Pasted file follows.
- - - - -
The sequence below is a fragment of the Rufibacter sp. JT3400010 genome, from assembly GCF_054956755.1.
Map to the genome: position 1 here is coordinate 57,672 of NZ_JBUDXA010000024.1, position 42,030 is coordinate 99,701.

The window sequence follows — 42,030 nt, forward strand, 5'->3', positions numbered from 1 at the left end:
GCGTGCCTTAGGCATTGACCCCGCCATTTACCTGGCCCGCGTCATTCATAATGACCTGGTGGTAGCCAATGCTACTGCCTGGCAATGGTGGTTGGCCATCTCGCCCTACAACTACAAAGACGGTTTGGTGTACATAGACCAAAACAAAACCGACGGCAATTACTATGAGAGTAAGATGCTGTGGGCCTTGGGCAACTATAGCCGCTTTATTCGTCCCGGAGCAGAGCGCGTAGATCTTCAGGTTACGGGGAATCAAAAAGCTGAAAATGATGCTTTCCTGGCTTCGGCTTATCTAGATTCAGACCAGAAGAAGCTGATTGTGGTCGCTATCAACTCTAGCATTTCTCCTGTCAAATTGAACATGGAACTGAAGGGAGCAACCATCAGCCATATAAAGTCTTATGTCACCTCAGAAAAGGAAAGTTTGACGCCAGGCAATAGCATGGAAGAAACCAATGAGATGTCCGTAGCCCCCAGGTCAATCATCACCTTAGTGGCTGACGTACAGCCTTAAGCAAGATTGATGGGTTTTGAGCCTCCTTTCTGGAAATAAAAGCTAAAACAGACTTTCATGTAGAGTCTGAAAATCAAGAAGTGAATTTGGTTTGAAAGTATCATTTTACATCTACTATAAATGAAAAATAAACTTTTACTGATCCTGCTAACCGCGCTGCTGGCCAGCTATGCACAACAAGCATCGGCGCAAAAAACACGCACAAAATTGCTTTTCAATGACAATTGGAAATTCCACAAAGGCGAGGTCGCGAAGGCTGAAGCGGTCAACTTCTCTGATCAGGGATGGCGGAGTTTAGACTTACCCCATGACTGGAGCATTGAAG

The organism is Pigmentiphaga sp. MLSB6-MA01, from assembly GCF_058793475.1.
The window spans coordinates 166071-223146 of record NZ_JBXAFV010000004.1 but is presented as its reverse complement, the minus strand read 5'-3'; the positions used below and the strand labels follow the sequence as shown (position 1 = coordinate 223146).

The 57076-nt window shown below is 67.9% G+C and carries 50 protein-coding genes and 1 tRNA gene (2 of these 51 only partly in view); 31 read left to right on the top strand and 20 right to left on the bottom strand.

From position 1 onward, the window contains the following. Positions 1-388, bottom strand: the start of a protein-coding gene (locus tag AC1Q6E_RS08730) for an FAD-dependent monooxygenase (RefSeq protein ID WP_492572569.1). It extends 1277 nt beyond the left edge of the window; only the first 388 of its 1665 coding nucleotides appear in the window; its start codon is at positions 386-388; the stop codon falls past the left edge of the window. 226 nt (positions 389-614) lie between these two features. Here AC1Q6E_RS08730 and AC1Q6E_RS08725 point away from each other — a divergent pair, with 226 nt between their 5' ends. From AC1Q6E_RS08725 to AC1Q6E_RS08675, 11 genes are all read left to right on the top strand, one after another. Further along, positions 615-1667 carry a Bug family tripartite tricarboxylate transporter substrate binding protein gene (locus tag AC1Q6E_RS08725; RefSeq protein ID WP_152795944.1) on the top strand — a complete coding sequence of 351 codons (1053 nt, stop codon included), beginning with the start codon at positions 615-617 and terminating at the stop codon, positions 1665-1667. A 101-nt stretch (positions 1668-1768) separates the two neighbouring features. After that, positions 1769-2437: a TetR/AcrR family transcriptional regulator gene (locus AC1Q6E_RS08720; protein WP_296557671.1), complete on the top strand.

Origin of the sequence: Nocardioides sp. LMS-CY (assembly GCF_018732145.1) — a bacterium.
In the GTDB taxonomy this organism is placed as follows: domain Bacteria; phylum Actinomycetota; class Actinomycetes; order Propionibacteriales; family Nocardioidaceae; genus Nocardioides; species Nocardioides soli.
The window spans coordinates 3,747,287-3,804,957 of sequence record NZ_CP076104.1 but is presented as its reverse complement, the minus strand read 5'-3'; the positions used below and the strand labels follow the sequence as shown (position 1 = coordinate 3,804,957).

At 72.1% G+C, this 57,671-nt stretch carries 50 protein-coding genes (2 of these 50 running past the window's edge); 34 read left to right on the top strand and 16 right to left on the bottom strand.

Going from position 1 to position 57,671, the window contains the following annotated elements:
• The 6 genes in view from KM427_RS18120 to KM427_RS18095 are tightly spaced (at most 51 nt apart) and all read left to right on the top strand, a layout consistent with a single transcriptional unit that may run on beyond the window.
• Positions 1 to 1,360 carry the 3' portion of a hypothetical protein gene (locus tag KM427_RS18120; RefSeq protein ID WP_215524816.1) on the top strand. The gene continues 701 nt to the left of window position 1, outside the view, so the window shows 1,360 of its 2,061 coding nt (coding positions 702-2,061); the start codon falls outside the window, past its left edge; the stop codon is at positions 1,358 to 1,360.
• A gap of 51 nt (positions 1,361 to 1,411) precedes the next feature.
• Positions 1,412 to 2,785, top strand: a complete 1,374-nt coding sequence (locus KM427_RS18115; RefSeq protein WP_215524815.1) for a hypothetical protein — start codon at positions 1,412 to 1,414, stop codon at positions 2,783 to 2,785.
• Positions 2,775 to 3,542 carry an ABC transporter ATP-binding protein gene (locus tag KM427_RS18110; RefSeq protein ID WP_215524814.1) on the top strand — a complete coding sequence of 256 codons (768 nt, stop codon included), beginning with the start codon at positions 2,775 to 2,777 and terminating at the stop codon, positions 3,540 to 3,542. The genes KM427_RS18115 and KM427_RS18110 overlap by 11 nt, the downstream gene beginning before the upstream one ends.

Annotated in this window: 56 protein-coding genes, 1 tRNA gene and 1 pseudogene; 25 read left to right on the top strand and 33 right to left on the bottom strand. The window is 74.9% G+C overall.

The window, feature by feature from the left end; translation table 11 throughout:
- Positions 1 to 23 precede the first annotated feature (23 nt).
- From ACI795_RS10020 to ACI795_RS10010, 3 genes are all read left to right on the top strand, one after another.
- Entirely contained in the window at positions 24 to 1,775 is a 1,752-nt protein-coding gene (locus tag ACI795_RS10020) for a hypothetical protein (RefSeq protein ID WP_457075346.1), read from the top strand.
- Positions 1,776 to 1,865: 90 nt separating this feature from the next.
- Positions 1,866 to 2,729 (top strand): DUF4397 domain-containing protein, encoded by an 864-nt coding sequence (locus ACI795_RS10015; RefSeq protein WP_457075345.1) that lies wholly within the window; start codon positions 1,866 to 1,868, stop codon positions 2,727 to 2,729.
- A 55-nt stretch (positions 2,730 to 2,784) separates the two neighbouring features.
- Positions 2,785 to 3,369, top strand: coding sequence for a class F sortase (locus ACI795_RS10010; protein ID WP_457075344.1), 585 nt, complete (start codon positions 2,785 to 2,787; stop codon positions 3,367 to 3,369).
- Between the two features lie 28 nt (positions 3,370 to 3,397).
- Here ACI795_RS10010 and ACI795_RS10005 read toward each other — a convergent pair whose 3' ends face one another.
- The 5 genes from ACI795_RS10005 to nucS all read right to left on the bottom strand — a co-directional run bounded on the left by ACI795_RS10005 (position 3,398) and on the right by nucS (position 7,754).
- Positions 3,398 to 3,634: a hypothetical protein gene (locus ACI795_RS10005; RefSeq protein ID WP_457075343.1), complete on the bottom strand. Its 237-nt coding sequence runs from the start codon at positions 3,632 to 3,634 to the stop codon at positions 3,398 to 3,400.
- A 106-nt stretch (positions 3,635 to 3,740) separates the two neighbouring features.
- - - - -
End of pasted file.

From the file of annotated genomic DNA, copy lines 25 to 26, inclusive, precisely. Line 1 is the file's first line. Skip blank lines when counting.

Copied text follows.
- Positions 1,866 to 2,729 (top strand): DUF4397 domain-containing protein, encoded by an 864-nt coding sequence (locus ACI795_RS10015; RefSeq protein WP_457075345.1) that lies wholly within the window; start codon positions 1,866 to 1,868, stop codon positions 2,727 to 2,729.
- A 55-nt stretch (positions 2,730 to 2,784) separates the two neighbouring features.